Drug-safety Issue: Prescription Medication Noncompliance Due to Patient Misunderstanding
In the August 2005 issue of Mayo Clinic Proceedings (Mayo Clin Proc 2005;80:991-994) a small study report suggests that poor communication with patients when being discharged from the hospital is probably the leading cause of medication noncompliance.
In this study researchers asked some patients being discharged from a New York hospital about their discharge diagnosis as well as the names, purposes, and side effects of their prescribed medications. On average, these patients were prescribed 3.89 medications upon hospital discharge.
The researchers found that about 42% of patients could correctly state their diagnosis upon discharge, with just 37% knowing the purpose for which their medications had been prescribed, and only 28% able to recite the names of these medications that had been prescribed. Most alerting, perhaps, is that fewer than one in six (14%) of the discharged patients were aware of the common side effects associated with those medications that they had been prescribed.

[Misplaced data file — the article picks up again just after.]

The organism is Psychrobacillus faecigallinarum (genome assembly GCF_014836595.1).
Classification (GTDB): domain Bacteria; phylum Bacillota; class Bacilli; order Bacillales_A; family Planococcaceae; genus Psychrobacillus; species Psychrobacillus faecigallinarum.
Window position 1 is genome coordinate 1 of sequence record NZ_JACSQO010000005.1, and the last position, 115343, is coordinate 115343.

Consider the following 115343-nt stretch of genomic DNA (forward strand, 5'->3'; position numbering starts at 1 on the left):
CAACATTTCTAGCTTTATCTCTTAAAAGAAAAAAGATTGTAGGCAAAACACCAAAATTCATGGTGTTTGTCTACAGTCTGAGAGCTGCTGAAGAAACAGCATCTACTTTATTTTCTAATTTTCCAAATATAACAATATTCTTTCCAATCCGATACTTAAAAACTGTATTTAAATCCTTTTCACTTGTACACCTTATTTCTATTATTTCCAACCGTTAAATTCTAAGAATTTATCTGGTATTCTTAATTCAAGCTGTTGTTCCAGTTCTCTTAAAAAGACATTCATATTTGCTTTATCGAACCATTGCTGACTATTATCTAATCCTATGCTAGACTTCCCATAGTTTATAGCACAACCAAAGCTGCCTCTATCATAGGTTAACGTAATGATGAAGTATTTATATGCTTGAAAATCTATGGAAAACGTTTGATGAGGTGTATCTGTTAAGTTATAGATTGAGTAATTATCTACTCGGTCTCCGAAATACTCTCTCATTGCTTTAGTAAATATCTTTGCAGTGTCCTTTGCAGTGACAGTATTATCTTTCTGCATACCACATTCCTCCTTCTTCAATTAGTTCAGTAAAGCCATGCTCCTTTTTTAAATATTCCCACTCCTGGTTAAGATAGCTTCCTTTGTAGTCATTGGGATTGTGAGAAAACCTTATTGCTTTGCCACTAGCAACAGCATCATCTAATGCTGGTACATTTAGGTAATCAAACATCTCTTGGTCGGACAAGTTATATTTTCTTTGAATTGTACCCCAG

The study's co-author, Dr. Eli A. Friedman, from the State University of New York in Brooklyn, made this observation in a statement about the published study report:
All methods that enhance patient's understanding of his or her discharge treatment plan focus on one central aspect -- proper communication. Although not all patients are noncompliant because of poor communication, this is probably the leading cause of noncompliance.
Dr. Edward Rosenow, a Mayo Clinic physician and author of a related editorial, said, "I collectively refer to the issues contributing to misunderstanding and medication noncompliance as the sixth vital sign, because in many ways they are as important as the well-known four vital signs and the new fifth vital sign of pain."
One certainly hopes that this small study report gets some major attention in hospitals across the land so that fewer patients suffer problems due to medication noncompliance resulting from this apparent failure by prescribing doctors to communicate well with their patients.
(Posted by: Tom Lamb)